The air temperature is dropping, and the water temperature off the Normandy coast is rising – this coming week the license of French fishermen expiring, wishing to continue fishing for seafood near the British islands of Jersey and Guernsey, located in the English Channel.
The fishing saga, in which threats to cut the cable supplying electricity to the islands, interspersed with the dispatch of Her Majesty’s naval warships to the conflict area, has been going on since January, when the economic agreement governing Brussels’ relations with London after Brexit came into force.
In fact, the very exit of Britain from the European Union was largely predetermined by the policy of fishing quotas, which the fishermen of the kingdom were obliged to follow. And a similar system was introduced by European bureaucrats who saw seafood exclusively on plates in exquisite restaurants in the Belgian capital.
These people, who lived on the money, including the British taxpayers-fishermen, dictated annually what and how much they can fish in the territorial waters of the United Kingdom.
From year to year, for all the decades that Britain was a member of the European Union, directives were issued to its fishermen, for non-compliance with which various sanctions were imposed, including fines.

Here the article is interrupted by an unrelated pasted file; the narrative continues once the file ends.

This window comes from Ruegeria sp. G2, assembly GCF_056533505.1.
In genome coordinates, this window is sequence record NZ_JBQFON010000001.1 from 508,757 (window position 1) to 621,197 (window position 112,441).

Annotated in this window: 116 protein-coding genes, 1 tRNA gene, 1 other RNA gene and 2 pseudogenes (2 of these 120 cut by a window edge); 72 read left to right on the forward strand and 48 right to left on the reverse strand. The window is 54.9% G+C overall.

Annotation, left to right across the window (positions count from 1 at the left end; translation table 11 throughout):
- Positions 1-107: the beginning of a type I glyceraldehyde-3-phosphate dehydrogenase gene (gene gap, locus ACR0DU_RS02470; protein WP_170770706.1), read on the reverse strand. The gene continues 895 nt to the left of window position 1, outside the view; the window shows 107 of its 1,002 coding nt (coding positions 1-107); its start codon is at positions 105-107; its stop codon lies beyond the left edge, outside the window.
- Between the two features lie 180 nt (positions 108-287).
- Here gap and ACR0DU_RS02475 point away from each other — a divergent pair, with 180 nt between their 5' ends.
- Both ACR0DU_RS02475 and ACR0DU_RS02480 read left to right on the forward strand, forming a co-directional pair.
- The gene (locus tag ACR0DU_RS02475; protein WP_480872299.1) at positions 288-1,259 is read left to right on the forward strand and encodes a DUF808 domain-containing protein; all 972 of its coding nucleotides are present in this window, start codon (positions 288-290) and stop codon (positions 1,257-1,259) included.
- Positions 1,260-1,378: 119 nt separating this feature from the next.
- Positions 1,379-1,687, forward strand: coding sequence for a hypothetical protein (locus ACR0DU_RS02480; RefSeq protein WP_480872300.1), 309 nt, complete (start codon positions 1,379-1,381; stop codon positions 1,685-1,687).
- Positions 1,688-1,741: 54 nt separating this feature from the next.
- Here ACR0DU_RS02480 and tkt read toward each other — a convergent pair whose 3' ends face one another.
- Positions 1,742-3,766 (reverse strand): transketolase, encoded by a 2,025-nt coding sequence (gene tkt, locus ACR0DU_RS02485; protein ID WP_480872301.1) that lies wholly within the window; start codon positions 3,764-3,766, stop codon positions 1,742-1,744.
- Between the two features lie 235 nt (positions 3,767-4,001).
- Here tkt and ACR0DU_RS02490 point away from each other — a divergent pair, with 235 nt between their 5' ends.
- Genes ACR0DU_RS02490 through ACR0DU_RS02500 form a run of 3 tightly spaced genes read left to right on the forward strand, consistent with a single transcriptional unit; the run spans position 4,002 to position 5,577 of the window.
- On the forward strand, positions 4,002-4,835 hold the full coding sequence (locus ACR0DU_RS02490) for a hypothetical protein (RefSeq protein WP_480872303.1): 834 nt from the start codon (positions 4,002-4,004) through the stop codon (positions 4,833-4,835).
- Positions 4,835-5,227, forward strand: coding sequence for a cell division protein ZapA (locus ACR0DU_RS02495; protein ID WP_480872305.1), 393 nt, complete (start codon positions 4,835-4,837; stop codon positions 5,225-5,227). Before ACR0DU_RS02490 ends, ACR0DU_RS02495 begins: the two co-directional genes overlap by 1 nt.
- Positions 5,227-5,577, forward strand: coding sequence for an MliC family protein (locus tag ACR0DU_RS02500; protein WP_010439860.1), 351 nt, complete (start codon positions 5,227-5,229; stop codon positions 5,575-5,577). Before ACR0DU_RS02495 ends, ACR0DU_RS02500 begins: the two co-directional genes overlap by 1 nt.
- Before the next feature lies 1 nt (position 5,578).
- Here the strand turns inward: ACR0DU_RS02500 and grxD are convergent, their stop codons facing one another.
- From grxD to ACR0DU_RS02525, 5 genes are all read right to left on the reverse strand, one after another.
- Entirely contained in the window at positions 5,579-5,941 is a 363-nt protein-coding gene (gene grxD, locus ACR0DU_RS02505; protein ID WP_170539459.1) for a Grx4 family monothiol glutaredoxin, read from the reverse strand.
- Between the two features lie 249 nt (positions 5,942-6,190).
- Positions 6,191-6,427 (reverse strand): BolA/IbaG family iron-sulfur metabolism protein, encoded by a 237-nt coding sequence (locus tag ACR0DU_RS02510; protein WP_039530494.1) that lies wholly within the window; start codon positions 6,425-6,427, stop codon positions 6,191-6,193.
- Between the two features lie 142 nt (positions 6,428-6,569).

But in order to make the life of the British sea workers even “sweeter”, in the same territorial waters the Brussels clerks allowed fishermen from other EU countries to fish. Moreover, their quota was no less than a quarter of the total annual catch.
Of course, all these rules and quotas were introduced in order to “preserve the population of the inhabitants of the sea”, “to help preserve fish stocks for future generations” and “to support the industry in the countries of the Community.”
More willingly than others, the French used quotas – it was in the territorial waters of Britain, in particular in the waters of the islands of Jersey and Guernsey, that they catch cod, haddock and there they also get scallop, one of the most popular delicacies.
The British, no matter how hard they tried to maintain equanimity all these years, the rage periodically erupted, and then the fishermen of both countries went on boarding. This was the case both in 1993 and in 2018, especially since the struggle for marine resources in the waters of both the English Channel and the North Sea, and even more so in the North Atlantic, has long traditions.
The same British tried to force the Icelanders to back down when they gradually expanded their maritime economic zone, while simultaneously expanding the ban on fishing for foreign trawlers. This military-diplomatic conflict of the 1950s-70s went down in history under the name “crash wars”. For the edification of the nets of the British violators, they were cut with special devices, similar to pliers, and Britain sent a navy, but in the end the Icelanders managed to defend the fish, which they considered their own.